Stewart, the New Jersey PGA Professional of the Year in 2019 and more recently a New Jersey section Bill Strausbaugh awardee (for mentorship of PGA professionals by improving their employment situations), just last year hired Jason Barry as Director of Instruction with his role to include a heavy emphasis on the Junior Program.

Barry, who doubles as head coach for the Rider University men’s team, is a two-time recipient of Golf Digest’s Best Young Teacher in America awards. He was hired to teach individual and group lessons and part of that including taking the lead for Springdale’s junior program.

“In less than a year, the club noticed a huge increase in participants who wanted to learn the game and improve their play. Many members’ children would participate in camp in the morning then return later the same day to play with their families, a common theme at Springdale,” Barry said.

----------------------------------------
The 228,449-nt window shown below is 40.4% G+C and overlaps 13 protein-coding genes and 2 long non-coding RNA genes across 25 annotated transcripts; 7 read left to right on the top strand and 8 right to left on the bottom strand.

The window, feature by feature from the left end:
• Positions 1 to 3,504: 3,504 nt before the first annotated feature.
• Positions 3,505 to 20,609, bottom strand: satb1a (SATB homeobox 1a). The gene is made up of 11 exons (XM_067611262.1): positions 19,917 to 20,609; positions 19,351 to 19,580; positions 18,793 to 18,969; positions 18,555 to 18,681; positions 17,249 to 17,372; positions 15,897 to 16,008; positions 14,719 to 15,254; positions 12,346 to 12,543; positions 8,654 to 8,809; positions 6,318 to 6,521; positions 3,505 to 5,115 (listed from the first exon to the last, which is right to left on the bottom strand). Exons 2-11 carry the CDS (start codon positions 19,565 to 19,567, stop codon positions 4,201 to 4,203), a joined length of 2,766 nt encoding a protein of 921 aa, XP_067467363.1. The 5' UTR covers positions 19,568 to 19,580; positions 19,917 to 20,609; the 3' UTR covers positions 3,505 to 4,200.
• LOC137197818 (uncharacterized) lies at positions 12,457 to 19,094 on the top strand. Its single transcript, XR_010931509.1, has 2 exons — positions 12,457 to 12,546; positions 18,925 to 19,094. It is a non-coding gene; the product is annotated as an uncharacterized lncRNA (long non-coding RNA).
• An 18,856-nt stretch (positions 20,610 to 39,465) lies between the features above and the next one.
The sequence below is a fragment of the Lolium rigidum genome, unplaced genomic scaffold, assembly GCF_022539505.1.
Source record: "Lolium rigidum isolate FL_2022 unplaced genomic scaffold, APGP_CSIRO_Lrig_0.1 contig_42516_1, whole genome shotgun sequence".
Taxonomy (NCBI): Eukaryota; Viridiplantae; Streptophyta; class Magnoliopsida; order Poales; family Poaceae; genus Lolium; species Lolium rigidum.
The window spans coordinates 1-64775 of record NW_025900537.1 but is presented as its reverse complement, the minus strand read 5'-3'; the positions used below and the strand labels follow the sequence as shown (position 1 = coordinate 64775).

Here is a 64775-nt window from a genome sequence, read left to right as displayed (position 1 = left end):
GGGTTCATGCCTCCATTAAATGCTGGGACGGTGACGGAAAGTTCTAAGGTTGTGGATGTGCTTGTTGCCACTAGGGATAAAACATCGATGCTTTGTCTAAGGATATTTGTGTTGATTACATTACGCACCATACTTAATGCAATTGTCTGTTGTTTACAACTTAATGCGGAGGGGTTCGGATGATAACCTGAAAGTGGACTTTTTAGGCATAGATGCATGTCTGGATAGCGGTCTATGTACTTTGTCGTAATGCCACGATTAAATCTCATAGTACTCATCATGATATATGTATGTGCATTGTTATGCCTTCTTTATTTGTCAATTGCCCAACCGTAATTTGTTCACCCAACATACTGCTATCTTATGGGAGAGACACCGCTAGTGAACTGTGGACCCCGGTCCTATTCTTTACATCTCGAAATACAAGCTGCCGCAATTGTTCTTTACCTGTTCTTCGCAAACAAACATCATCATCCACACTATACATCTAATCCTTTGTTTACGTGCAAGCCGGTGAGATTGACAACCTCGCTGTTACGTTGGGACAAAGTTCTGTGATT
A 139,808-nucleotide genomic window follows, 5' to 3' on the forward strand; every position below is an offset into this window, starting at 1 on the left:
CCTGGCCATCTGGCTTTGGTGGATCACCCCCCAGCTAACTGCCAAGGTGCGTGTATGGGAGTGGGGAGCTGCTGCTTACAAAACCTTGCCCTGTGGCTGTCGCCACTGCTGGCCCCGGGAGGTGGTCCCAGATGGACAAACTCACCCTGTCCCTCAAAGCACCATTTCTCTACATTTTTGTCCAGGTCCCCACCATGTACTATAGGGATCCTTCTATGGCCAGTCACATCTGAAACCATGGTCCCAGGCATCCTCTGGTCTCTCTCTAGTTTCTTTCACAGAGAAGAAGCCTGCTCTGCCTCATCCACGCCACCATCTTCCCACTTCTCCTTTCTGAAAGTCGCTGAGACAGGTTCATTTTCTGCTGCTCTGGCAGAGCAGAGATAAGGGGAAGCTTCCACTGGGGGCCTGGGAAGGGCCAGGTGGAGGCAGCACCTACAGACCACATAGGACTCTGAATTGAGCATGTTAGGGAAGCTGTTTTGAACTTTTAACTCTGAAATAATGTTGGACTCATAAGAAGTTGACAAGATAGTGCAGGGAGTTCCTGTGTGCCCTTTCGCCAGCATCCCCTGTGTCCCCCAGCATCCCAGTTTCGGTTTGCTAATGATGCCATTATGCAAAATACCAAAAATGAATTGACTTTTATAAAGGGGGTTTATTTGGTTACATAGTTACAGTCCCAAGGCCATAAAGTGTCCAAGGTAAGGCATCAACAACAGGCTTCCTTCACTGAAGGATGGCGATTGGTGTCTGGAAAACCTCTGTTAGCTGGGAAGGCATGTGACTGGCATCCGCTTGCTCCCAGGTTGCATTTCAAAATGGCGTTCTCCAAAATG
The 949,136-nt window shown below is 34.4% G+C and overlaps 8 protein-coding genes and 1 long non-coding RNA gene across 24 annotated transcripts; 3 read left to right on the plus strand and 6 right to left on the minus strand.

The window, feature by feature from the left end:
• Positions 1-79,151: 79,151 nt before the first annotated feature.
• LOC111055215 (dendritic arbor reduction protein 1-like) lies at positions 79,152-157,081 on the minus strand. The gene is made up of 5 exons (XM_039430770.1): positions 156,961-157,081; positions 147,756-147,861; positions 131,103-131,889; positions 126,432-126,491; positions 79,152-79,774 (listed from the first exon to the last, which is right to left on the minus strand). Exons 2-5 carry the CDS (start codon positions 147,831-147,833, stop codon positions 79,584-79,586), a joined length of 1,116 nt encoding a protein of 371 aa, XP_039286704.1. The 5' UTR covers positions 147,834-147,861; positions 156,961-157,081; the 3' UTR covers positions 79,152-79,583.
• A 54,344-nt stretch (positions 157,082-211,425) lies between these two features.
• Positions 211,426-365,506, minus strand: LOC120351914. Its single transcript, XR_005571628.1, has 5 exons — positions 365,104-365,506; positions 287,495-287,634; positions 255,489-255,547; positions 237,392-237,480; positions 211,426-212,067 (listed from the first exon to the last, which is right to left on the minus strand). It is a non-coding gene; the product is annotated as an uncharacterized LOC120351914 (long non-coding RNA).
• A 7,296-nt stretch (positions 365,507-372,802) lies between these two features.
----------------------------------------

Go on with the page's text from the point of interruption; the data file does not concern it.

“Increasingly, more are playing tournament golf. They have learned golf with friends and during the stressful 2020 season due to COVID-19, the golf course has proven to be one of the best places to be.”

In fact, Springdale’s current women’s champion is just 15 years old, and a previous girl’s champion is headed to Holy Cross to play college golf.

The result is that more parents are exposed to Springdale and more are joining, especially women. The club’s membership has increased 25 percent in the past 18 months.

“Now, we’re seeing a lot of moms playing. In the past, the dad was the player. Now the moms come along with their kids and families become members,” said Erin Hamrick, a member of the Board of Governors and a member of the LPGA Foundation Board.